between the Ganges and the Terai of Nepal. The ancient tradition of elaborate wall

    paintings known as Bhitti-Chitra in Bihar played a major role in the emergence of this art

    form. Womens craving for religiousness and an intense desire to be one with God was the

    original inspiration for Madhubani art and from where it emerged out. People then used to

    believe that by painting something divine they will be able to fulfil their desire. And so

    women began to paint pictures of Gods and Goddesses which had such deep and divine

    interpretations that it captured many hearts.

    The paintings were originally done on walls coated with mud and cow dung. The kohbar

    ghar or the nuptial chamber was the room in which the paintings were traditionally done.

    Originally the paintings depicted an assembly of symbolic images of the lotus plant, the

    bamboo grove, fishes, birds and snakes in union. Madhubani paintings mostly depict men

    and its association with nature and deities from the ancient epics. Natural objects like the

    sun, the moon, religious plants like tulsi, scenes from the royal court, and social events like

    weddings are widely painted. In these paintings, generally there is no empty space left. The

    spaces are filled in by drawing animals, birds, flowers, and even geometric designs.

    These images represented fertility and proliferation of life. There used to be a tradition that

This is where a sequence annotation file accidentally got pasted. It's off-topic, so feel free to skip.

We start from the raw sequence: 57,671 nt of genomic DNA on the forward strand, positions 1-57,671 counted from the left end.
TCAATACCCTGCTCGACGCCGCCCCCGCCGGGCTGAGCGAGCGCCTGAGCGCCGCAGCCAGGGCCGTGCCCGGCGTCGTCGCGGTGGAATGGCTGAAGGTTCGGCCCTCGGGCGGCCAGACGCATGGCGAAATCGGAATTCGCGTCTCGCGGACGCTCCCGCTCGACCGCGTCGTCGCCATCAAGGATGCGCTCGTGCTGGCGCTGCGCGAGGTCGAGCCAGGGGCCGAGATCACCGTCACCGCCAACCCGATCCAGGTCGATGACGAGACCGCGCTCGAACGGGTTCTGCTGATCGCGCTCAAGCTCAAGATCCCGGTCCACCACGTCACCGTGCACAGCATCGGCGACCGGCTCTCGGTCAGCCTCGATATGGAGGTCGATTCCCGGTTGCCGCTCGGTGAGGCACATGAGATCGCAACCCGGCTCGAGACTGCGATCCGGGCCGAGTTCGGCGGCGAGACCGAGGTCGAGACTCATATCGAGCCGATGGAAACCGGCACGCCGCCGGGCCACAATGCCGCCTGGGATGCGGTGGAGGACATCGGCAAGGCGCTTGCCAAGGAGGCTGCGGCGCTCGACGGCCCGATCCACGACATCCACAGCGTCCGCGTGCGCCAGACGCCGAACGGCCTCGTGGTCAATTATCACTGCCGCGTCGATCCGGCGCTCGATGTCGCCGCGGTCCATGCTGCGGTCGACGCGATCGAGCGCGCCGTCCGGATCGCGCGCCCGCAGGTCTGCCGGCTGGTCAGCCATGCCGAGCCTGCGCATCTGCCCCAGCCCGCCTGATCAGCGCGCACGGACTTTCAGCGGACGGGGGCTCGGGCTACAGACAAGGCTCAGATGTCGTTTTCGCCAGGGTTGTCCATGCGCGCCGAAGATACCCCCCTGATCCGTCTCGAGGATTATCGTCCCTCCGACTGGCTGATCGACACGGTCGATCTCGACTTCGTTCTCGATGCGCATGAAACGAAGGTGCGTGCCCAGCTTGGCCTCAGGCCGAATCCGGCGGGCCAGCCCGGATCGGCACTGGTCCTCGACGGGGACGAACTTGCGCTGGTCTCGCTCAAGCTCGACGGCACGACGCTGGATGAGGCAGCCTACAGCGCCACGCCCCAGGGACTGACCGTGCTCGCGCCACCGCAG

the newly married bride and groom would spend three nights in the kohbar ghar without

    cohabiting. On the fourth night they would consummate the marriage surrounded with the

  • colourful painting. The Mithila paintings were done only by women of the house, the village

    and the caste and only on occasion of marriages.

    Mithila painting, as a domestic ritual activity, was unknown to the outside world until the

    massive Bihar earthquake of 1934 when the houses and walls tumbled down. Then British

    colonial officer in Madhubani District, William G. Archer, while inspecting the damage

    discovered the paintings on the newly exposed interior walls of Mithila homes. He was

    struck by reported similarities to the work of modern Western artists like Miro and Picasso.

    During the 1930s he took black and white photos of some of these paintings, which today

    are the earliest images of the art. He also wrote about the painting in a 1949 article in

    Marg an Indian Art Journal